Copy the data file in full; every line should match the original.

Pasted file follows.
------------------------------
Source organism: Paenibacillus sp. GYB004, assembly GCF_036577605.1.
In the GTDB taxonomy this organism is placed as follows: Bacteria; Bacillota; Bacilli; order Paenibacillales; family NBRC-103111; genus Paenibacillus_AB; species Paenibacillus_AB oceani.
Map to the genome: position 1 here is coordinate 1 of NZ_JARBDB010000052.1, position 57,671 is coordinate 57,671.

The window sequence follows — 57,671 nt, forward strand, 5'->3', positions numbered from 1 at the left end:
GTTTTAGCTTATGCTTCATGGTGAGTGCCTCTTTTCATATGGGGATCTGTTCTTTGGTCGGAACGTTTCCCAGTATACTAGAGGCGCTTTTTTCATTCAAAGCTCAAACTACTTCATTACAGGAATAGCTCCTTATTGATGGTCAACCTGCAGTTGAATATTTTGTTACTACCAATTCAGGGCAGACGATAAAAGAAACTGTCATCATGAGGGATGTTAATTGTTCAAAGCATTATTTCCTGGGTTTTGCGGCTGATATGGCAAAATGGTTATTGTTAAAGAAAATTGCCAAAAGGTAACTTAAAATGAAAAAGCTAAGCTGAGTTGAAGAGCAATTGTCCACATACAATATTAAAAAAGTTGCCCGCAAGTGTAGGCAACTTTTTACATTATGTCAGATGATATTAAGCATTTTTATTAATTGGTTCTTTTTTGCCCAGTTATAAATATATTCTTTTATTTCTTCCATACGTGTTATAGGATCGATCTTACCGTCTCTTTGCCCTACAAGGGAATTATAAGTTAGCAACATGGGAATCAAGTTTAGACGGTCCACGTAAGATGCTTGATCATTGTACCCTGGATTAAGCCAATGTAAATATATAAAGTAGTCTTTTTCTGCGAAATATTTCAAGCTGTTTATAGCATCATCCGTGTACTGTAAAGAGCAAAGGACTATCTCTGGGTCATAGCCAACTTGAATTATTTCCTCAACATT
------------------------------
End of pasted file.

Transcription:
Source organism: Paenibacillus sp. GYB004, assembly GCF_036577605.1.
In the GTDB taxonomy this organism is placed as follows: Bacteria; Bacillota; Bacilli; order Paenibacillales; family NBRC-103111; genus Paenibacillus_AB; species Paenibacillus_AB oceani.
Map to the genome: position 1 here is coordinate 1 of NZ_JARBDB010000052.1, position 57,671 is coordinate 57,671.

The window sequence follows — 57,671 nt, forward strand, 5'->3', positions numbered from 1 at the left end:
GTTTTAGCTTATGCTTCATGGTGAGTGCCTCTTTTCATATGGGGATCTGTTCTTTGGTCGGAACGTTTCCCAGTATACTAGAGGCGCTTTTTTCATTCAAAGCTCAAACTACTTCATTACAGGAATAGCTCCTTATTGATGGTCAACCTGCAGTTGAATATTTTGTTACTACCAATTCAGGGCAGACGATAAAAGAAACTGTCATCATGAGGGATGTTAATTGTTCAAAGCATTATTTCCTGGGTTTTGCGGCTGATATGGCAAAATGGTTATTGTTAAAGAAAATTGCCAAAAGGTAACTTAAAATGAAAAAGCTAAGCTGAGTTGAAGAGCAATTGTCCACATACAATATTAAAAAAGTTGCCCGCAAGTGTAGGCAACTTTTTACATTATGTCAGATGATATTAAGCATTTTTATTAATTGGTTCTTTTTTGCCCAGTTATAAATATATTCTTTTATTTCTTCCATACGTGTTATAGGATCGATCTTACCGTCTCTTTGCCCTACAAGGGAATTATAAGTTAGCAACATGGGAATCAAGTTTAGACGGTCCACGTAAGATGCTTGATCATTGTACCCTGGATTAAGCCAATGTAAATATATAAAGTAGTCTTTTTCTGCGAAATATTTCAAGCTGTTTATAGCATCATCCGTGTACTGTAAAGAGCAAAGGACTATCTCTGGGTCATAGCCAACTTGAATTATTTCCTCAACATT